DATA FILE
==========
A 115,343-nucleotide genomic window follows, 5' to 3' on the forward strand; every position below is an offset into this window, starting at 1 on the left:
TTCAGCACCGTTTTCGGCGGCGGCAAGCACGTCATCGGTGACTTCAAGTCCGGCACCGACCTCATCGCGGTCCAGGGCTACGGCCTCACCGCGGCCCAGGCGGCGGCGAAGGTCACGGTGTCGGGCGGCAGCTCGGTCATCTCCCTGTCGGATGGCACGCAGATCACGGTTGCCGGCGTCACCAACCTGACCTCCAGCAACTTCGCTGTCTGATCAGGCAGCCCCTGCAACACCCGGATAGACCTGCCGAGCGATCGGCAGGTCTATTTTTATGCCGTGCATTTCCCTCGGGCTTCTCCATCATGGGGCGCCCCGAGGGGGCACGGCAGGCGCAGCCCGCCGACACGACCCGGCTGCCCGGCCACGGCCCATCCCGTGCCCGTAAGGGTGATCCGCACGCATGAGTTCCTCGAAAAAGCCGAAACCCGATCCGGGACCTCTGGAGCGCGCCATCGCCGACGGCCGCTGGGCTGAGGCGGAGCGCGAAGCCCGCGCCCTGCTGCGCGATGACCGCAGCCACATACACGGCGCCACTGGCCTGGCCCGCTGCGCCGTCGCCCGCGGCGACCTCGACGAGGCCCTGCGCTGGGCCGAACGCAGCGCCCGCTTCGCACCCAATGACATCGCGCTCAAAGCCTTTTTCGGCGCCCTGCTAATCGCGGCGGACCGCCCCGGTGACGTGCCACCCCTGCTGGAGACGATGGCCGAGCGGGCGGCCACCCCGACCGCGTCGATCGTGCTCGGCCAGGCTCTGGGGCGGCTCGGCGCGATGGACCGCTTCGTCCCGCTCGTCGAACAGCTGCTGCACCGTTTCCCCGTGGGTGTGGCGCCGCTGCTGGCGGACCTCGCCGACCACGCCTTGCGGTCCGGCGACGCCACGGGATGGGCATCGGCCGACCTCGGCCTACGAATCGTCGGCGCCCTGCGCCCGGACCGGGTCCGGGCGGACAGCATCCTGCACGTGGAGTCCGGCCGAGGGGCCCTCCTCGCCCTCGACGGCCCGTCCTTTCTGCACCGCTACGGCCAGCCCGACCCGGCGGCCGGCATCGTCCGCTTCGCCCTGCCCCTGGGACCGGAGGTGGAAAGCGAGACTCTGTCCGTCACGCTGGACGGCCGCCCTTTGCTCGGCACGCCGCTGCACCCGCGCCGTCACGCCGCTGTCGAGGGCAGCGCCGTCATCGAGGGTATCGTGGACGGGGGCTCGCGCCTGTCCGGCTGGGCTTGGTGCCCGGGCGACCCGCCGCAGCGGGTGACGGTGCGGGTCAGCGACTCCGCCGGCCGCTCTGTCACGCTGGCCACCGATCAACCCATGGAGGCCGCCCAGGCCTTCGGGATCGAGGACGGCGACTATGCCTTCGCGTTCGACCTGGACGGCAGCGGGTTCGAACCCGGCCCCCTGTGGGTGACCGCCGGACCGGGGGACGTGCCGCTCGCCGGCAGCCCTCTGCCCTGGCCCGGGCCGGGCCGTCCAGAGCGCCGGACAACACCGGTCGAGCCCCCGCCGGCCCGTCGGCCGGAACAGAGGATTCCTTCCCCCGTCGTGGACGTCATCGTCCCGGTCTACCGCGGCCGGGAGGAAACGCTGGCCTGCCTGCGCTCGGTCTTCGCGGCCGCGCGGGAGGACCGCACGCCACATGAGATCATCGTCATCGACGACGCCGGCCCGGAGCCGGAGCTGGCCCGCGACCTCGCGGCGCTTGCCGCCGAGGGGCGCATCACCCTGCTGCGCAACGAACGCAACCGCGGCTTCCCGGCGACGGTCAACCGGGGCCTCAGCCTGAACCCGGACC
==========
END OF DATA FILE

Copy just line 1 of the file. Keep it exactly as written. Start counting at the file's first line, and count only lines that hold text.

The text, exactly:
A 115,343-nucleotide genomic window follows, 5' to 3' on the forward strand; every position below is an offset into this window, starting at 1 on the left: